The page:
"Powerful enough to drain years? We've never run into a spirit that could do that."

Sam shrugs. "It's... different." He doesn't offer anything else, and Dean doesn't even know what to ask to shake loose whatever it is that's bothering Sam. What if they can't reverse the effects? Seeing Sam middle-aged will fuck with Dean's head forever.

"Okay," Dean says, willing himself not to think of it, "that's a start." He looks around the place again, trying to figure out why it feels vaguely familiar. There's that smell, too, out of place here, but so strong and sharp - coming off Sam in waves that make Dean want to throw up. "Well, where are we? What's the background? Give me the Cliff notes."

Sam shifts into work mode and starts explaining, thank god, because things are just getting too weird. "I got a call from Harle Tinny," he starts, and Dean slots the name into place neatly. That's why he remembers this place.

"Tinny – the skinwalker case in Newport."

There's a surprisingly bright lightning bolt and deafening clap of thunder, at the exact same time, like it hit the house. The rain hammers down on the windows, like it just decided to get serious about coming down. "Shit," Dean says, a little nervous. The water is sluicing down the windows in thick rivulets and it's turned from light grey to gunmetal inside, making the whole place even creepier.

The place is actually a castle, not a house. He remembers that much from stalking the skinwalker. Another lightning bolt lights up the room in a brief photo negative before the darkness settles back in. The thunder is later and softer now, which might be reassuring if the rain let up even a little.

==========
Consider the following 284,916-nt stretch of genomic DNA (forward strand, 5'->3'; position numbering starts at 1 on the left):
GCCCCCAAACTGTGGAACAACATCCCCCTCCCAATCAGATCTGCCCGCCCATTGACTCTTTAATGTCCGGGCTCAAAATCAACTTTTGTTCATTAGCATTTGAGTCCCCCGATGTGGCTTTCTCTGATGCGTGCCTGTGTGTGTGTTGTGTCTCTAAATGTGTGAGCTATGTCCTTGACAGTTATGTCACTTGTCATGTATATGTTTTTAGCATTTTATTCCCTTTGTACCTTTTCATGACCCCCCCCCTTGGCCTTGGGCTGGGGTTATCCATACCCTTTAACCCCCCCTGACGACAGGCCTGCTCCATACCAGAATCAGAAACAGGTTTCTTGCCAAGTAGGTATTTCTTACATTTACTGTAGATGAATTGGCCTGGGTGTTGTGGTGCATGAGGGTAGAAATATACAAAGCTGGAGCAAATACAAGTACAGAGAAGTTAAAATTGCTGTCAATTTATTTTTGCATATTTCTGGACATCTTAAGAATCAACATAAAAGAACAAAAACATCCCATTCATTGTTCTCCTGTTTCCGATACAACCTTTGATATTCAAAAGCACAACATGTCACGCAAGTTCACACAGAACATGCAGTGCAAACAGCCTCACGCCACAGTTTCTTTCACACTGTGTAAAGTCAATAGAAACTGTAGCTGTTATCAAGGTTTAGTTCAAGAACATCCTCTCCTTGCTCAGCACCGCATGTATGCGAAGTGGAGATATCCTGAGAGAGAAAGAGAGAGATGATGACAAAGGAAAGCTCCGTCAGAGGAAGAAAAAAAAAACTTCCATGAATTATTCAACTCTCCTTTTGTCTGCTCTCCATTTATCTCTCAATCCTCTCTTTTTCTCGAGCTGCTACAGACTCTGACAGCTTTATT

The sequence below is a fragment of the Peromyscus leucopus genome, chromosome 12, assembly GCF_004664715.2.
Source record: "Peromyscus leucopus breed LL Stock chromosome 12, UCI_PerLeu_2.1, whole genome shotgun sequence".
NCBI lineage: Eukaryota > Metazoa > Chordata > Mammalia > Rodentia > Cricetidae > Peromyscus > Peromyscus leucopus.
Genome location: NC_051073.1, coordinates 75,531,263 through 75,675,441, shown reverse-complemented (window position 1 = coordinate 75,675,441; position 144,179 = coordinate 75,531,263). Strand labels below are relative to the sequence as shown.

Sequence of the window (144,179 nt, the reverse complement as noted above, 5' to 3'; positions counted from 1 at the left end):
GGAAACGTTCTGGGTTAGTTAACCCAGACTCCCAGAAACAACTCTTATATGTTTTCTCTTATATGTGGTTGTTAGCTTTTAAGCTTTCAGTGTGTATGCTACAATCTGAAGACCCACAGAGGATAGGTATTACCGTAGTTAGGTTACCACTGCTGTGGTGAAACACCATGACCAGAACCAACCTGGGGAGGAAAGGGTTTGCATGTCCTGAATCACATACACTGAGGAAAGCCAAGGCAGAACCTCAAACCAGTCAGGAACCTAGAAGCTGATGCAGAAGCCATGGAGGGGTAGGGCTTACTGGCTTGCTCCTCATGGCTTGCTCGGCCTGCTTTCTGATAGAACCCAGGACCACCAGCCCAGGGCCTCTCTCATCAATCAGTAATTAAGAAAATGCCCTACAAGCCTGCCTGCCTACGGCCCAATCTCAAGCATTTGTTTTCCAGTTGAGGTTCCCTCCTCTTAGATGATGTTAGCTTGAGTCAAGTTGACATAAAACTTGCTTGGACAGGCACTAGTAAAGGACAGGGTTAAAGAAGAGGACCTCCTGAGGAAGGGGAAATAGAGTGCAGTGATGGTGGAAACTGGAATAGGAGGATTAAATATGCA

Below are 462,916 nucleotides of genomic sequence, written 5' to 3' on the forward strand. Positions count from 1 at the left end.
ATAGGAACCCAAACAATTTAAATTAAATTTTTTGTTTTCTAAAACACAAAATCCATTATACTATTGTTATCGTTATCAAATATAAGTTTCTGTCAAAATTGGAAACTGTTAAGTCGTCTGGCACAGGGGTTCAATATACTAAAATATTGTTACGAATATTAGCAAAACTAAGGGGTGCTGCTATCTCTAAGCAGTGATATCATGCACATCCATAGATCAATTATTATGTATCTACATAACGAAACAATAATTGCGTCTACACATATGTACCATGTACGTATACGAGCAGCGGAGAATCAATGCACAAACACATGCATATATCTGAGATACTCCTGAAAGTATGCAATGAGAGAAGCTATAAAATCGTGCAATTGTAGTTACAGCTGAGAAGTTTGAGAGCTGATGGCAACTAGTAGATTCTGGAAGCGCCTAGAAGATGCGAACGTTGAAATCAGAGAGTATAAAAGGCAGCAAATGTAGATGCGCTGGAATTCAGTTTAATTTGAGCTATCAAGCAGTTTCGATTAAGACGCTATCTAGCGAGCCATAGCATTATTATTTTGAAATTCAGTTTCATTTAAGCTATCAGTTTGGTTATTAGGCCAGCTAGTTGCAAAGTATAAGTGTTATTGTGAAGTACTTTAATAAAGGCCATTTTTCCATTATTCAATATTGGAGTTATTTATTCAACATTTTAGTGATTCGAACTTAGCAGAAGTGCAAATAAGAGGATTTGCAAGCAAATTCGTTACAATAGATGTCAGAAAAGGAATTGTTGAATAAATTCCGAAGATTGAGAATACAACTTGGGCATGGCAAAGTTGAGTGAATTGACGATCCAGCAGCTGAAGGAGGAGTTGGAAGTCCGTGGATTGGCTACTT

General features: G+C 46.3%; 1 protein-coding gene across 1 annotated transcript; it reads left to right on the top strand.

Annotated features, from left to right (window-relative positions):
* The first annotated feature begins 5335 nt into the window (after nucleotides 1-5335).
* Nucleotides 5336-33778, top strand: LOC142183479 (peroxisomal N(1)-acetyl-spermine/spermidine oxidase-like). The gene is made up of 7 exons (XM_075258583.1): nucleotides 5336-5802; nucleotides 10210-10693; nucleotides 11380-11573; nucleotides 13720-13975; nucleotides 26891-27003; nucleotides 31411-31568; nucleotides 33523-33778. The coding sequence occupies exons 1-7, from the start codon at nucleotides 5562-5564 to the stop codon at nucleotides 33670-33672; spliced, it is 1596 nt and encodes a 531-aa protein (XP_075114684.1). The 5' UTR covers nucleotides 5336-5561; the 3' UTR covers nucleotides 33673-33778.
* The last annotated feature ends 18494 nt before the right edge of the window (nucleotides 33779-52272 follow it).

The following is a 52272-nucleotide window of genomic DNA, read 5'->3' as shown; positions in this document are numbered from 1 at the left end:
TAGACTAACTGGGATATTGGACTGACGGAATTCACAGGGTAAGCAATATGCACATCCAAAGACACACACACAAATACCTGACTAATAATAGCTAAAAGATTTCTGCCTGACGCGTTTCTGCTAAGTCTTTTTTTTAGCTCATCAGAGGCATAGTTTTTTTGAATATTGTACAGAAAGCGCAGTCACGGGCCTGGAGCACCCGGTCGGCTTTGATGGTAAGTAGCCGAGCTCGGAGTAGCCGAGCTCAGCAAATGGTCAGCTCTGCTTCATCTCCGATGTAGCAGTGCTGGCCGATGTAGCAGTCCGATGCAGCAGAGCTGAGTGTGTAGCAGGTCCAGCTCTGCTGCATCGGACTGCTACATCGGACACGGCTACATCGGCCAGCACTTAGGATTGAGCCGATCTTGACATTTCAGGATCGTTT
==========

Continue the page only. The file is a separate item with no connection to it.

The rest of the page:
"That's the one," Sam says. He waits a beat, probably to see if Dean remembers anything, which he really doesn't – he can't even remember putting down the skinwalker.

"Yeah, and?" Dean asks, going over to the wall to hit the light switch. They're going to need lights if it stays this dark in here. His hand slips on the switchplate and Sam rushes over to flip the lights on. The dim glow of the chandelier doesn't do much to brighten up the place.

"She called a year after we put it down," Sam says. "Said something was in the house." Sam shifts, clearly nervous about something. "She had to cancel the tours of the castle; she was really afraid."

Dean doesn't remember any of this – and a year? The last case he remembers is the skinwalker, and it's still a little fuzzy. More than fuzzy, a giant hole in his memory – but he remembers this place, and the skinwalker, and Harle.

"And?" Dean asks. No point in Dean racking his brain if Sam's already figured it out. "Vengeful spirit of the skinwalker? We burned that mother, didn't we?" He doesn't remember burning it, but he knows they would have. It's just his swiss-cheese brain that's giving him trouble. Maybe he won't complain if Sam wants to take him to the hospital after they finish up.

"No," Sam says, and waits expectantly, staring Dean in the face. He knows that stare – he hates it. It's Sam's you're-being-really-thick-on-purpose stare and usually Dean looks away until Sam gives up. He doesn't know what it is this time, so he just meets Sam's gaze – from those creepy, old-man eyes of his – and waits.